Friday, 7 November 2008

Our priest forever (Hebrews 7)

The Hebrew Christians were under extreme pressure to recant their faith in Jesus Christ. Christianity was, at this time, viewed by at least some within orthodox Judaism as a sect. Faith in Jesus seemed to ride roughshod over the Old Testament, didn't it? After all, what of the Levitical priesthood and sacrifices?

Hebrews 7 is the beginning of an answer to this objection.

1. There is a model of priesthood in the Old Testament other than the Levitical model
The writer's first part of an answer points his readers to Genesis 14 and the enigmatic passage about the priest-king Melchizedek. After a military victory, Abram tithes and gives away 10% of his plunder to Melchizedek. Unlike many other OT characters, nothing is said about Melchizedek's origins or what happened afterward. But the fact that even the great patriarch Abram tithed to a priest 'external' to Israel shows that priesthood can operate outside of the Levitical system. Significantly, this priesthood pre-dates the institution of the Levitical model.

2. A priest-king in the order of Melchizedek was prophesied after the institution of the Levitical model
The writer then points his readers to Psalm 110. This was written by David, when the Levitical priesthood had already been established for several hundred years. David prophesies an all-conquering king (who seems to be divine), who himself will be a priest in the order of Melchizedek.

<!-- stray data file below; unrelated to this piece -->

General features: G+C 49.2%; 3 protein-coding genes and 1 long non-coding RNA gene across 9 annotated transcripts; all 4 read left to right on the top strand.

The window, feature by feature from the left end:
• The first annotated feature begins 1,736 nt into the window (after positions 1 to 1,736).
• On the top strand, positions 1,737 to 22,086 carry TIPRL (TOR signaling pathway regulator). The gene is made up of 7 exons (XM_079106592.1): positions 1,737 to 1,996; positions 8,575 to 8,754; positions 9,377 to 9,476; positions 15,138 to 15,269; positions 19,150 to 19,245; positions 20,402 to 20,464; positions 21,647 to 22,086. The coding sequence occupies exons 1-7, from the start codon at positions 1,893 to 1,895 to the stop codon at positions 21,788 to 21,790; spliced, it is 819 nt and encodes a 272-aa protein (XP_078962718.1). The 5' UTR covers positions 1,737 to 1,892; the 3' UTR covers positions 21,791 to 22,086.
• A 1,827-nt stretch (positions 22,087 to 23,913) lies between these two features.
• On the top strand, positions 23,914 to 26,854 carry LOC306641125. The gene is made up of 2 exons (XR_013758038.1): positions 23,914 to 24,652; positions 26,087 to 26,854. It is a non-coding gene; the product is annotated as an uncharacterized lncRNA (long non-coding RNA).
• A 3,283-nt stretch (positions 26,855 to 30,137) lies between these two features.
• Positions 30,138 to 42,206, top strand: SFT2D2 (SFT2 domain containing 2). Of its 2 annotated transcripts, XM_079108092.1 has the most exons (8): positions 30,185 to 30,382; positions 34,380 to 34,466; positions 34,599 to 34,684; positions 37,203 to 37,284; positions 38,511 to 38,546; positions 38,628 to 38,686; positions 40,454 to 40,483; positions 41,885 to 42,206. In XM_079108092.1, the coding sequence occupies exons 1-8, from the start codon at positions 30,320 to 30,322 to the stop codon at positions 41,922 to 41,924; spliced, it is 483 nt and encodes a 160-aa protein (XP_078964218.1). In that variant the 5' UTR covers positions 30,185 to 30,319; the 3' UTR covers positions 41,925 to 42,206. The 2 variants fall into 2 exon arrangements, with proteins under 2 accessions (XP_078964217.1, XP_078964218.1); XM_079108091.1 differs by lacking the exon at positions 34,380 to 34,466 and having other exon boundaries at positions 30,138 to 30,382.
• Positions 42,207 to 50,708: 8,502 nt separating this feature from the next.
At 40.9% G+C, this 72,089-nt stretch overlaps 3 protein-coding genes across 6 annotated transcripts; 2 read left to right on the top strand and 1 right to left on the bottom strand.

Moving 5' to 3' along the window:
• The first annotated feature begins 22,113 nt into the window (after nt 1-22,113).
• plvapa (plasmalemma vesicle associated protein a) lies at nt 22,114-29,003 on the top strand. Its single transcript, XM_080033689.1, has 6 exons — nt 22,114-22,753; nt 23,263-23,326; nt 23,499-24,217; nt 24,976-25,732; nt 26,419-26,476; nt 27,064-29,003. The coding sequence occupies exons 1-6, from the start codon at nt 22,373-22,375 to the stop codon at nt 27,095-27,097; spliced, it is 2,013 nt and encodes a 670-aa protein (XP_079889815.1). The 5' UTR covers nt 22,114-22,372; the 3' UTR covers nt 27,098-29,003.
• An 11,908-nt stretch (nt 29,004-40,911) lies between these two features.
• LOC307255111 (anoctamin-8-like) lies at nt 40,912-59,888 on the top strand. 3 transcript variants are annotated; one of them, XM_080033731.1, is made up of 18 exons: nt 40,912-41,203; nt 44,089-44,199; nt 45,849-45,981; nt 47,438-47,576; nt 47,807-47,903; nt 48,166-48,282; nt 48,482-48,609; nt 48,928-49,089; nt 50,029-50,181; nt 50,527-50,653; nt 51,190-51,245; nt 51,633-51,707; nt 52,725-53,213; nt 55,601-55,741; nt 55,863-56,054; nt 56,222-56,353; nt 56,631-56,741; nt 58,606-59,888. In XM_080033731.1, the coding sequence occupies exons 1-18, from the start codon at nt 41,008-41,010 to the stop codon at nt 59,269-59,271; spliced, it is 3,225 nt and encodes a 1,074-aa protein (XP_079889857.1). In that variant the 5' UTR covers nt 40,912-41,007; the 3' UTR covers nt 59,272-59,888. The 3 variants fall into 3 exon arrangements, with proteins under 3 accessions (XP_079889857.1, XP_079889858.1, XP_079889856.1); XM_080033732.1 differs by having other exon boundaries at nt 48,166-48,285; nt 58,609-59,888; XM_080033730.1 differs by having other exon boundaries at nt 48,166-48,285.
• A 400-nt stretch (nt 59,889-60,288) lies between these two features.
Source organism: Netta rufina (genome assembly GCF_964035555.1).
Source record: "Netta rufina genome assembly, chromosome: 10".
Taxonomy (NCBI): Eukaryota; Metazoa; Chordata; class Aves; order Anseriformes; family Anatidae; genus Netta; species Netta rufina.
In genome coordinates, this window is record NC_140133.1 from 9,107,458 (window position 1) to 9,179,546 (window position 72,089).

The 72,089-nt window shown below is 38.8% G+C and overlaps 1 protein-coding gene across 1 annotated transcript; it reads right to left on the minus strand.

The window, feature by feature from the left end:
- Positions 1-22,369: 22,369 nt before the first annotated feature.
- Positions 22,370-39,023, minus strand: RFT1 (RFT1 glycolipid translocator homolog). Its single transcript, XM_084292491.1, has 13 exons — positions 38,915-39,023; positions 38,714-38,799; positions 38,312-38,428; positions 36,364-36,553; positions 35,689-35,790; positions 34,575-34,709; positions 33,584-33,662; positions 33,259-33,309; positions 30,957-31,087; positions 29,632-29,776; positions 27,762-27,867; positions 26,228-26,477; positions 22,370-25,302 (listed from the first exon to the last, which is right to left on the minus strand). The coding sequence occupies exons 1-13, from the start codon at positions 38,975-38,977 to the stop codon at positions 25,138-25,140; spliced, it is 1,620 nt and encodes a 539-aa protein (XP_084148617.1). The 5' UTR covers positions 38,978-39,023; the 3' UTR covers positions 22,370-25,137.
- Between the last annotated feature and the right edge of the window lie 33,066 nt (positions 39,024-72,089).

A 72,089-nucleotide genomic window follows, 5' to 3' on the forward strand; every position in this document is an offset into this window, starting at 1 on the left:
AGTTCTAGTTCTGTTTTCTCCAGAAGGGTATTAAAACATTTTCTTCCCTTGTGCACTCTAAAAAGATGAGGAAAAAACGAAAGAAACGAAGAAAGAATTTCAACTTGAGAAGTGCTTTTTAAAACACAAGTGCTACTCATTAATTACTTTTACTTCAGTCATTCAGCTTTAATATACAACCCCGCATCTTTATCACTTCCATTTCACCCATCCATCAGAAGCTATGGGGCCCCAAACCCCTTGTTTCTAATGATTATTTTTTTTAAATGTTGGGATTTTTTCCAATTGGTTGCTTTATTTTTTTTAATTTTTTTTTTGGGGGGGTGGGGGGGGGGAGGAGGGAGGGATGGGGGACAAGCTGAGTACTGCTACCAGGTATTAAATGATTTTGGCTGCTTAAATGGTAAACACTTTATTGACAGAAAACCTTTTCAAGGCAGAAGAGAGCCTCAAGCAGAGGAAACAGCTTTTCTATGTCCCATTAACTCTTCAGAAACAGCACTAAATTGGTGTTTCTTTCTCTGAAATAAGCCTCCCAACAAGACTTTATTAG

3. God has sworn under oath that this new king will be a priest forever
In the third stage of his argument, the writer points to the language of oath in Psalm 110: 'The LORD has sworn and will not change his mind...'. In other words, the priesthood of the Messianic king will last forever. Presumably this means that his priesthood will be utterly effective.

Jesus, of course, applied Psalm 110 to himself (Mark 12:35-37). And so, although he was not from the tribe of Levi, he was a priest: the promised priest in the order of Melchizedek. Unlike the Levitical priests, he has risen, never again to die. And, therefore, he is able to save completely those who trust him: he sacrificed for sins (past, present and future) once for all when he offered himself.

In 21st Century Britain, we might not feel tempted to return to the Levitical sacrifices. However, we can sometimes wonder (explicitly or implicitly) whether Jesus really is enough. Such questioning can lead to ugly legalism. Hebrews 7 confidently announces the complete sufficiency of Jesus' priesthood and sacrifice. His resurrection declares it. The oath of God promises it (it's not as if God will announce at judgement that he's changed the rules of how we can get right with him). I can rest complete assured in Jesus, my priest forever who won't let me down.


Bill Canaday said...

You've been linked to from

This was an excellent post, clearly useful teaching. Thanks

peterdray said...

Thanks Bill - and thanks for the extra comment on your own blog.